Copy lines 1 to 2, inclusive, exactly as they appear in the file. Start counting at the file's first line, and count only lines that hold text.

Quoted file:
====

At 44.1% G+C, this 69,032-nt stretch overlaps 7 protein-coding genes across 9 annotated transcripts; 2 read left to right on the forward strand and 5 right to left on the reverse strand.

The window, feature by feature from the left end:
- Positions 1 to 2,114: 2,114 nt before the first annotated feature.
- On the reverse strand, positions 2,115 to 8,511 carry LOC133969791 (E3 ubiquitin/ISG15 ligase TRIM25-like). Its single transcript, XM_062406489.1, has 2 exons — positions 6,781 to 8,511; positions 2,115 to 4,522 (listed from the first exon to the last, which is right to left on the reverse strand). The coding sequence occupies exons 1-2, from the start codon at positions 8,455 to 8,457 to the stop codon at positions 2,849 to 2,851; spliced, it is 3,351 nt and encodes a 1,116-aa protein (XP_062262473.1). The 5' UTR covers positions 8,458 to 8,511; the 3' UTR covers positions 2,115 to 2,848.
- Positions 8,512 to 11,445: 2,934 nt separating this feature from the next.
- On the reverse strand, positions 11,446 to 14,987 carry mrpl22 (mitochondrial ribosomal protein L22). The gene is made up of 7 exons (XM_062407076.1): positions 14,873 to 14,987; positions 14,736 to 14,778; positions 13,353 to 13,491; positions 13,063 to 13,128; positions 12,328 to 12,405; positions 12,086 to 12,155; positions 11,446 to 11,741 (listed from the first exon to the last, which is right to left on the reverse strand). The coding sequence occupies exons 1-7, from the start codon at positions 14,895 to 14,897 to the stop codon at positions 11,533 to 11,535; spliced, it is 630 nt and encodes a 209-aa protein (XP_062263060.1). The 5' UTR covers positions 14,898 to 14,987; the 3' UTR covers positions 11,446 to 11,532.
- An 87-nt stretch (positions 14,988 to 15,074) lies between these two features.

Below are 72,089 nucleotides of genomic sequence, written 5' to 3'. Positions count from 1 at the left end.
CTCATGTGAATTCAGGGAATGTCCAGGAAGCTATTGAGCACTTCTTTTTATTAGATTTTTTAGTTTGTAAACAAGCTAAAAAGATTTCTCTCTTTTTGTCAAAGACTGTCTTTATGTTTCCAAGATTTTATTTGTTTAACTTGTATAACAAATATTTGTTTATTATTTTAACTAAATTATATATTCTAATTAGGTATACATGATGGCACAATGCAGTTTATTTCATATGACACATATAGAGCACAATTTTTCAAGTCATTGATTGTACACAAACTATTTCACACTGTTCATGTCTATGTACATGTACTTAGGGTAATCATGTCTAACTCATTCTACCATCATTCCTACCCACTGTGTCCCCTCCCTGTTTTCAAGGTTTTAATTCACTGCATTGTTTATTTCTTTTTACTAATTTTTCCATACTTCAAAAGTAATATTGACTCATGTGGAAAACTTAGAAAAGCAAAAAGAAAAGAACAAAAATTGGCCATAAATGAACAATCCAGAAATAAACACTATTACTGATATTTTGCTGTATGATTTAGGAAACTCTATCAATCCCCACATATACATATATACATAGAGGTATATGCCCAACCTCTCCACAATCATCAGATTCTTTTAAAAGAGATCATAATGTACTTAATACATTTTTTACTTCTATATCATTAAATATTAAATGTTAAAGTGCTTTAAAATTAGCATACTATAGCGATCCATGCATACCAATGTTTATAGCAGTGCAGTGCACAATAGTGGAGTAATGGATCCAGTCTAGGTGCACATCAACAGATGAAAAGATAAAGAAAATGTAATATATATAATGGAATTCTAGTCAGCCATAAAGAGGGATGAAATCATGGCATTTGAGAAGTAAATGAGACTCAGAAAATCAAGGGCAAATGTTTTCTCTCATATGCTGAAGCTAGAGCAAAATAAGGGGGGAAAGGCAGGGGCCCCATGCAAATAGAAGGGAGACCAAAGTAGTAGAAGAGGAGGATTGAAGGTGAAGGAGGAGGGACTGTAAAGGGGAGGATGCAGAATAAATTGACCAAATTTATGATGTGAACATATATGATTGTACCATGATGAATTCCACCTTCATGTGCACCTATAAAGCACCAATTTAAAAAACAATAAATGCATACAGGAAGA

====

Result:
At 44.1% G+C, this 69,032-nt stretch overlaps 7 protein-coding genes across 9 annotated transcripts; 2 read left to right on the forward strand and 5 right to left on the reverse strand.

The window, feature by feature from the left end: